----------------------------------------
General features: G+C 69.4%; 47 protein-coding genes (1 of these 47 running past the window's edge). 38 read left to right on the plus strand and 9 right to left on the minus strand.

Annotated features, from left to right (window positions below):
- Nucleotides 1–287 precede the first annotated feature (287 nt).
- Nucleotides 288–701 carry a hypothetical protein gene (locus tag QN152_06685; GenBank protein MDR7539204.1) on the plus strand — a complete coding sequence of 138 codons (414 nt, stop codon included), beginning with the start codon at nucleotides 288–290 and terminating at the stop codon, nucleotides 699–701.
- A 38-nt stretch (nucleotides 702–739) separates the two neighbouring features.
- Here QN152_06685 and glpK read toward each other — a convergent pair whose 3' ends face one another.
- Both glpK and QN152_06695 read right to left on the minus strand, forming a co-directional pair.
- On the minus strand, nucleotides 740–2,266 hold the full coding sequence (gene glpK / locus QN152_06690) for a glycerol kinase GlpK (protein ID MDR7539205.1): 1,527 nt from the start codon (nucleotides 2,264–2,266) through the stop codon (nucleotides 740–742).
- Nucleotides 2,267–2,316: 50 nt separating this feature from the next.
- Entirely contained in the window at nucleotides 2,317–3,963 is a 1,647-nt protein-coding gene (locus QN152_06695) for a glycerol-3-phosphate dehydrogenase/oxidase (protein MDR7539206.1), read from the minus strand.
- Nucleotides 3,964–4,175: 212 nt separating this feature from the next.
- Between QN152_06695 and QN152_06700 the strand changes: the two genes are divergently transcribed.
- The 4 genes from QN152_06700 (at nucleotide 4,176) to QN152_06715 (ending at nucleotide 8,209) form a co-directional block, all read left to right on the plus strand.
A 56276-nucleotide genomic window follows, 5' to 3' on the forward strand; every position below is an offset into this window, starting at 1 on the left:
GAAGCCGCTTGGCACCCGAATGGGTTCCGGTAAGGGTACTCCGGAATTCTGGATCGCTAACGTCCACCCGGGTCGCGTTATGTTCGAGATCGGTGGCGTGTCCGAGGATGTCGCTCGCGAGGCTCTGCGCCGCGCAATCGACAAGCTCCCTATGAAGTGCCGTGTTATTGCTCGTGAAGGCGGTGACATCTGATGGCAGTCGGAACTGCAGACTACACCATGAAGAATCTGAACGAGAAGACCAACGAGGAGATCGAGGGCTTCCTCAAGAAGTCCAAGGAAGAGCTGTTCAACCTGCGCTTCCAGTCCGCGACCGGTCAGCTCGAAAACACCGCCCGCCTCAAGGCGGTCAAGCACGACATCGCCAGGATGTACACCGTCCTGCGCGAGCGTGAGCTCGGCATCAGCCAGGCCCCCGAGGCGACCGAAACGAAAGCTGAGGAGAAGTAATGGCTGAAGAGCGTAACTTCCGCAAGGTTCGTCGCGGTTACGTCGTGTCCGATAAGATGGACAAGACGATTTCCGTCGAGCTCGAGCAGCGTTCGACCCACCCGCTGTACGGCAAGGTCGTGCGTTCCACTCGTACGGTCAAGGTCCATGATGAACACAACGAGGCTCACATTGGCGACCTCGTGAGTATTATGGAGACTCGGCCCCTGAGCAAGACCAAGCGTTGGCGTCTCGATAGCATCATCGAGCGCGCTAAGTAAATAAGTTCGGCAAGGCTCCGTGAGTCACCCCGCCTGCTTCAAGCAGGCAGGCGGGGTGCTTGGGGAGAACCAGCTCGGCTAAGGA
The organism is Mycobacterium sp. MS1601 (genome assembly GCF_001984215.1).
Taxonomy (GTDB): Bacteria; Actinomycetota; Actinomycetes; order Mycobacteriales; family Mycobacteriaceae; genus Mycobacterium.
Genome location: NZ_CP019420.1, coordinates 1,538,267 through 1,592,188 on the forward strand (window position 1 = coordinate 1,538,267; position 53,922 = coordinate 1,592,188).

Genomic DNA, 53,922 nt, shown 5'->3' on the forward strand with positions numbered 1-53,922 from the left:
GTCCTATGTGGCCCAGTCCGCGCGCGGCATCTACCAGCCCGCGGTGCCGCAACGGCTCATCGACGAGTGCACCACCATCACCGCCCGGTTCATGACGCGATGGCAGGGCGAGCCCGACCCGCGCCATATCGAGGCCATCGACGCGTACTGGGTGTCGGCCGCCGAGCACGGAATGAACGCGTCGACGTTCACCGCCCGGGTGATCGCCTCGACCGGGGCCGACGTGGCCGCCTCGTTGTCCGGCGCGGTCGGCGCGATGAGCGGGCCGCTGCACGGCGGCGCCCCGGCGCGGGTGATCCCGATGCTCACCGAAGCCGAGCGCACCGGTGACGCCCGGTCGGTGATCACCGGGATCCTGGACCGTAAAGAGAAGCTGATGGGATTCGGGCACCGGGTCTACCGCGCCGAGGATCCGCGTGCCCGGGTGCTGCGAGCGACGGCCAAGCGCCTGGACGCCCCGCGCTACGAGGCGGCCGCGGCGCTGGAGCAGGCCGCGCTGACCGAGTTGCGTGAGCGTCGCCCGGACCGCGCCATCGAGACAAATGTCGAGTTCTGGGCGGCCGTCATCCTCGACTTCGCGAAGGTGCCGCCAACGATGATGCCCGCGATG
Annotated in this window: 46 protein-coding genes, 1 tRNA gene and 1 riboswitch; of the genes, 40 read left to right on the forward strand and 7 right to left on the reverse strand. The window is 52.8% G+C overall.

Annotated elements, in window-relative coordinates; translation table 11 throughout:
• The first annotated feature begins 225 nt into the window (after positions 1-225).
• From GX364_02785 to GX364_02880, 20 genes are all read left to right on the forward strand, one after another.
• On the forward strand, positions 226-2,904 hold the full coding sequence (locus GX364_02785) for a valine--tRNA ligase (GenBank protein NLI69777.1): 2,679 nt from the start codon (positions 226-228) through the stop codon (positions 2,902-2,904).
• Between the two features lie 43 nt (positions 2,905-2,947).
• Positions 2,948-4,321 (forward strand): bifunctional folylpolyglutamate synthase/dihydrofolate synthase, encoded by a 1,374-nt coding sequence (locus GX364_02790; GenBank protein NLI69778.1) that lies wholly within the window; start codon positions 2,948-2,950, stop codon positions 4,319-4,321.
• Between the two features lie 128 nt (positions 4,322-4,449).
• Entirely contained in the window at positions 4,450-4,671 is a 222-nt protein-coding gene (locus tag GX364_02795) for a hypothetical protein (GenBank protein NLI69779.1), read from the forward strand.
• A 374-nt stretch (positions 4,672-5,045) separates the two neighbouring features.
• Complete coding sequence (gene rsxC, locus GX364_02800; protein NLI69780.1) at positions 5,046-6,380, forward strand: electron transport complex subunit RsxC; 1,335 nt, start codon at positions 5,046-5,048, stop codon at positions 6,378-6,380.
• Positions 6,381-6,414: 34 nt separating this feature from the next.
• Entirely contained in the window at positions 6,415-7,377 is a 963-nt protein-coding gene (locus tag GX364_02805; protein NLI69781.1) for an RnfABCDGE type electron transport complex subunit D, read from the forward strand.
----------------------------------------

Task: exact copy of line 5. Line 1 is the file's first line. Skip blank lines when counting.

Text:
- A 38-nt stretch (nucleotides 702–739) separates the two neighbouring features.